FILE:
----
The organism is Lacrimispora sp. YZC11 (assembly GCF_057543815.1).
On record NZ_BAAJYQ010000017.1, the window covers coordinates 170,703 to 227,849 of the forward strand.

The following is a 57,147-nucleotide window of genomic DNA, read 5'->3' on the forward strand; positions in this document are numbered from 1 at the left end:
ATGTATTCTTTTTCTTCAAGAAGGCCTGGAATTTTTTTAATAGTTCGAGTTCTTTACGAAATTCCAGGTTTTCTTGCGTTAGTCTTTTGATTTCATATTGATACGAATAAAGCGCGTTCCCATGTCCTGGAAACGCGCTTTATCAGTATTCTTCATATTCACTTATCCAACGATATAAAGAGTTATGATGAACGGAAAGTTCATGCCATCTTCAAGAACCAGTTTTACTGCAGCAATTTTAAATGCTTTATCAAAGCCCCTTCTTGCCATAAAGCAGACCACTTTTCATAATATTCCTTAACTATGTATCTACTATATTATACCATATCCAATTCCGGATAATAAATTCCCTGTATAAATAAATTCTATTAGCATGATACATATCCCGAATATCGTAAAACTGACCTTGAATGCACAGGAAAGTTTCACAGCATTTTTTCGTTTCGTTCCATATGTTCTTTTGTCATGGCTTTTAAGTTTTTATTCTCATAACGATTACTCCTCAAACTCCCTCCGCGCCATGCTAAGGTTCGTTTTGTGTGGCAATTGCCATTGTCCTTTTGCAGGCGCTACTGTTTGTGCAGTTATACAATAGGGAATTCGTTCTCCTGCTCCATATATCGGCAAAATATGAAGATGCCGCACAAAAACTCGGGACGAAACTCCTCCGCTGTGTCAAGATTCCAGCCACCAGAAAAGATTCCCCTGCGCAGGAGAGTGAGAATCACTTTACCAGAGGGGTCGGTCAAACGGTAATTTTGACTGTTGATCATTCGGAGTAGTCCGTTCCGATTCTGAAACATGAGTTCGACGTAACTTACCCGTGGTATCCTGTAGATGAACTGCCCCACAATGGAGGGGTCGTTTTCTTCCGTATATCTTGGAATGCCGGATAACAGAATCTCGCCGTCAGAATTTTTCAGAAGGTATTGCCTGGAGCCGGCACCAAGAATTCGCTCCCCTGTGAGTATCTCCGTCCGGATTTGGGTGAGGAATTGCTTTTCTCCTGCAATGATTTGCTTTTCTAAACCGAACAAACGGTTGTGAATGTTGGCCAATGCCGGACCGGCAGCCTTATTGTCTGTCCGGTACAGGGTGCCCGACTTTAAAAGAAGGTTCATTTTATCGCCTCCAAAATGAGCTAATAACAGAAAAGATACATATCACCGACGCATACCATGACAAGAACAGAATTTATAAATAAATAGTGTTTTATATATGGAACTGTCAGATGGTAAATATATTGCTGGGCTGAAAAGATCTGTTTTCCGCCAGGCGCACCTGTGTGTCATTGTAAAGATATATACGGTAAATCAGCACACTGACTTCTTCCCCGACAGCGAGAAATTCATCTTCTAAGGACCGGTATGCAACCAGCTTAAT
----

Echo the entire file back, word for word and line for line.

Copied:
The organism is Lacrimispora sp. YZC11 (assembly GCF_057543815.1).
On record NZ_BAAJYQ010000017.1, the window covers coordinates 170,703 to 227,849 of the forward strand.

The following is a 57,147-nucleotide window of genomic DNA, read 5'->3' on the forward strand; positions in this document are numbered from 1 at the left end:
ATGTATTCTTTTTCTTCAAGAAGGCCTGGAATTTTTTTAATAGTTCGAGTTCTTTACGAAATTCCAGGTTTTCTTGCGTTAGTCTTTTGATTTCATATTGATACGAATAAAGCGCGTTCCCATGTCCTGGAAACGCGCTTTATCAGTATTCTTCATATTCACTTATCCAACGATATAAAGAGTTATGATGAACGGAAAGTTCATGCCATCTTCAAGAACCAGTTTTACTGCAGCAATTTTAAATGCTTTATCAAAGCCCCTTCTTGCCATAAAGCAGACCACTTTTCATAATATTCCTTAACTATGTATCTACTATATTATACCATATCCAATTCCGGATAATAAATTCCCTGTATAAATAAATTCTATTAGCATGATACATATCCCGAATATCGTAAAACTGACCTTGAATGCACAGGAAAGTTTCACAGCATTTTTTCGTTTCGTTCCATATGTTCTTTTGTCATGGCTTTTAAGTTTTTATTCTCATAACGATTACTCCTCAAACTCCCTCCGCGCCATGCTAAGGTTCGTTTTGTGTGGCAATTGCCATTGTCCTTTTGCAGGCGCTACTGTTTGTGCAGTTATACAATAGGGAATTCGTTCTCCTGCTCCATATATCGGCAAAATATGAAGATGCCGCACAAAAACTCGGGACGAAACTCCTCCGCTGTGTCAAGATTCCAGCCACCAGAAAAGATTCCCCTGCGCAGGAGAGTGAGAATCACTTTACCAGAGGGGTCGGTCAAACGGTAATTTTGACTGTTGATCATTCGGAGTAGTCCGTTCCGATTCTGAAACATGAGTTCGACGTAACTTACCCGTGGTATCCTGTAGATGAACTGCCCCACAATGGAGGGGTCGTTTTCTTCCGTATATCTTGGAATGCCGGATAACAGAATCTCGCCGTCAGAATTTTTCAGAAGGTATTGCCTGGAGCCGGCACCAAGAATTCGCTCCCCTGTGAGTATCTCCGTCCGGATTTGGGTGAGGAATTGCTTTTCTCCTGCAATGATTTGCTTTTCTAAACCGAACAAACGGTTGTGAATGTTGGCCAATGCCGGACCGGCAGCCTTATTGTCTGTCCGGTACAGGGTGCCCGACTTTAAAAGAAGGTTCATTTTATCGCCTCCAAAATGAGCTAATAACAGAAAAGATACATATCACCGACGCATACCATGACAAGAACAGAATTTATAAATAAATAGTGTTTTATATATGGAACTGTCAGATGGTAAATATATTGCTGGGCTGAAAAGATCTGTTTTCCGCCAGGCGCACCTGTGTGTCATTGTAAAGATATATACGGTAAATCAGCACACTGACTTCTTCCCCGACAGCGAGAAATTCATCTTCTAAGGACCGGTATGCAACCAGCTTAAT